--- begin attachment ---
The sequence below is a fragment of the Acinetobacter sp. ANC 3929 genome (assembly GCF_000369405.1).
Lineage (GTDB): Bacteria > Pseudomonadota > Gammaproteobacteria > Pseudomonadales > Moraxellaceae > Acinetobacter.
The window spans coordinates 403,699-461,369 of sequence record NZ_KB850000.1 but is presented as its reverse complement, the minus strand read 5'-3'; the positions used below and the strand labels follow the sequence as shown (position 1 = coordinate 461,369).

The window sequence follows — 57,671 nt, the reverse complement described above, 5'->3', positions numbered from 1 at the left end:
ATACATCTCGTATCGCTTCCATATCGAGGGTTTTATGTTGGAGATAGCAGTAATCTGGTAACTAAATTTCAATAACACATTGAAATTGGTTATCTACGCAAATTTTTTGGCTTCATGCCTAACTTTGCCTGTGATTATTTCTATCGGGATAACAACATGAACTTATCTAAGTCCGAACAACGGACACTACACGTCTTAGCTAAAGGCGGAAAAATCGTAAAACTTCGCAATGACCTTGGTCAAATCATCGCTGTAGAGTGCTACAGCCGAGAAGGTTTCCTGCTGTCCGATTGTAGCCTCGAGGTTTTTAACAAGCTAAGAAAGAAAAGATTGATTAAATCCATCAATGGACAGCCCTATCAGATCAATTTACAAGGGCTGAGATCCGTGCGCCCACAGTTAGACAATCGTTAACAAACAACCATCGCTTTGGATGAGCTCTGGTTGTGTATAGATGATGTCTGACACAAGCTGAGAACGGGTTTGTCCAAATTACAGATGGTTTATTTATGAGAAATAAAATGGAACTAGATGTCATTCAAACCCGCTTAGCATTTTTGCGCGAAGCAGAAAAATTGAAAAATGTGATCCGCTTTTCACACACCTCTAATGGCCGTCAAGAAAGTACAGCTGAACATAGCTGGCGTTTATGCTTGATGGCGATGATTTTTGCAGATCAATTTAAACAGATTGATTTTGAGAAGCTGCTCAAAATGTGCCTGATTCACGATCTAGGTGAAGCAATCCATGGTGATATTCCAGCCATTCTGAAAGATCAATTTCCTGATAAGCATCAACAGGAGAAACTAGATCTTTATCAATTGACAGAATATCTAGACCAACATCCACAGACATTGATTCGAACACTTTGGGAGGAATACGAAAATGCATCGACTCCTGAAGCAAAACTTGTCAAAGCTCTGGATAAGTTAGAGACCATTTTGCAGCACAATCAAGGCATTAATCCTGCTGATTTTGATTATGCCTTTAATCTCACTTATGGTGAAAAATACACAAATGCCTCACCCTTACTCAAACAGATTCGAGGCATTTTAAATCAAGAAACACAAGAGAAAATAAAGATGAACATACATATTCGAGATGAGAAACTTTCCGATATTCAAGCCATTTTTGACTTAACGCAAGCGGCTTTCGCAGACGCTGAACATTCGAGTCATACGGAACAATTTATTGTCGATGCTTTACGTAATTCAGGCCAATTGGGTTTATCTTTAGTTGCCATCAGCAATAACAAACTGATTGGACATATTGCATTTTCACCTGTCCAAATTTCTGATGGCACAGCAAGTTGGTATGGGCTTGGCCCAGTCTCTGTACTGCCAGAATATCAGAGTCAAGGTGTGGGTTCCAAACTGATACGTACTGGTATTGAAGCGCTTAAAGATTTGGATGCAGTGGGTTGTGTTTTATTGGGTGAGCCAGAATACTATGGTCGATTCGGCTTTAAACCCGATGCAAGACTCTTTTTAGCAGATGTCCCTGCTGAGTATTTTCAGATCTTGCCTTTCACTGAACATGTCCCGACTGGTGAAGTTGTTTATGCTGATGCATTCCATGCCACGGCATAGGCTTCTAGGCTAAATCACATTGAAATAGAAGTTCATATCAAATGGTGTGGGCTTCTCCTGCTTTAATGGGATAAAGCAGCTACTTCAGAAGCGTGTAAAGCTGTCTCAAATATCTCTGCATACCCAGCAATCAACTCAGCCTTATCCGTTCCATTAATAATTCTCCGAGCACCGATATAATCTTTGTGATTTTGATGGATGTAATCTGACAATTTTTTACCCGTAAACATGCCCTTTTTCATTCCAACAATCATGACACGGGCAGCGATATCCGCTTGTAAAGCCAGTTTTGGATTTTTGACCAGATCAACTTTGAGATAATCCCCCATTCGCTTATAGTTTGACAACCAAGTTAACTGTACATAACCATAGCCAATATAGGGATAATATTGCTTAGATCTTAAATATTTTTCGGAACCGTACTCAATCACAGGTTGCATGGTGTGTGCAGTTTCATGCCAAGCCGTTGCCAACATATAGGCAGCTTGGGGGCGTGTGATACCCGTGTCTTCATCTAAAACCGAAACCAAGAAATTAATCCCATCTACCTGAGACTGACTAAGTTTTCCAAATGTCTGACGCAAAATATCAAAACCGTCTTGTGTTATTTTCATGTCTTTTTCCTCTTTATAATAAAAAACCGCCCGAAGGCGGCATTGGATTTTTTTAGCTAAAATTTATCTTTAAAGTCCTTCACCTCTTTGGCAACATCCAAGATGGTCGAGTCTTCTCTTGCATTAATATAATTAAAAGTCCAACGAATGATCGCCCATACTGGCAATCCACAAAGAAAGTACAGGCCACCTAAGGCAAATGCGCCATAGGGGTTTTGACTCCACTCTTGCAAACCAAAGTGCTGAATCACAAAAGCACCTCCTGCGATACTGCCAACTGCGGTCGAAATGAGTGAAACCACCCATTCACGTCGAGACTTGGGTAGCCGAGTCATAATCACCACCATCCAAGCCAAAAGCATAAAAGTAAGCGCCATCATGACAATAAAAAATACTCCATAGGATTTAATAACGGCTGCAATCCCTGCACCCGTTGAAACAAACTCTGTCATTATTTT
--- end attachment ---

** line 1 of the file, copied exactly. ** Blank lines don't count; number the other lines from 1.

The sequence below is a fragment of the Acinetobacter sp. ANC 3929 genome (assembly GCF_000369405.1).